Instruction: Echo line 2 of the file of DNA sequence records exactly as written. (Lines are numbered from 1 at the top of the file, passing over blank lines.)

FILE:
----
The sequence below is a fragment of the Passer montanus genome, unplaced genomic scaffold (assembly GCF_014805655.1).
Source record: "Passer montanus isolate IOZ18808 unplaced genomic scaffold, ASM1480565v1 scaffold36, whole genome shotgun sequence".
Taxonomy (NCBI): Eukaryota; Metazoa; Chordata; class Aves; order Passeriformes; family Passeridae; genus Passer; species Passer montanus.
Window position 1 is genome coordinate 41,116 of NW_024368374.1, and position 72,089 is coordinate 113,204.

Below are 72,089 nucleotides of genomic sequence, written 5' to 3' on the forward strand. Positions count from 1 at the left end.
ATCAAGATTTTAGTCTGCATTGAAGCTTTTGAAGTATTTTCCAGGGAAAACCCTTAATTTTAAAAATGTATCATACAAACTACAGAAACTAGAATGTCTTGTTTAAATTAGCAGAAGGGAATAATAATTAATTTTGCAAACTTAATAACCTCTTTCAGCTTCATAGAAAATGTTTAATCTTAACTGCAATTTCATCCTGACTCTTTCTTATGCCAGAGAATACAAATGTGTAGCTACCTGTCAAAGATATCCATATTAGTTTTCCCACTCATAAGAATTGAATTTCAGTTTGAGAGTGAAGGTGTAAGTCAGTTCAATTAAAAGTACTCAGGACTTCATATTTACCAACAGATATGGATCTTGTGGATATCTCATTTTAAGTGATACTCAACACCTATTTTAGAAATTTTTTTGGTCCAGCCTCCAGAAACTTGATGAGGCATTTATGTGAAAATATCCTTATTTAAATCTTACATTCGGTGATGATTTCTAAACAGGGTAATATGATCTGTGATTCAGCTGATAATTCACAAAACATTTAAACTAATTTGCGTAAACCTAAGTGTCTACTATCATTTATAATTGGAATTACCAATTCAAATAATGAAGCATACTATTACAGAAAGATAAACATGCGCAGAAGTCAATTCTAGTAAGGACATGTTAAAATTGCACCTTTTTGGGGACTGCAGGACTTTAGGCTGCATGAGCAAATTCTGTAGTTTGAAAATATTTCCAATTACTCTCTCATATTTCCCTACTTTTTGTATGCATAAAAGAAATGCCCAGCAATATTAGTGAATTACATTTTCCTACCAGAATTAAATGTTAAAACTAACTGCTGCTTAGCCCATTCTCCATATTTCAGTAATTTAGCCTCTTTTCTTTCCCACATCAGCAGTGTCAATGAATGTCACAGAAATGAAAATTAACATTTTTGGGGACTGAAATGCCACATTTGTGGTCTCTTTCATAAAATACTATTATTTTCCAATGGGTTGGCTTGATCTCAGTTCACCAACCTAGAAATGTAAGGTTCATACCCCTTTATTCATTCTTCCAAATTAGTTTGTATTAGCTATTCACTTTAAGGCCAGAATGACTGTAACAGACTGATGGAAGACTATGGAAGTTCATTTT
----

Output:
Source record: "Passer montanus isolate IOZ18808 unplaced genomic scaffold, ASM1480565v1 scaffold36, whole genome shotgun sequence".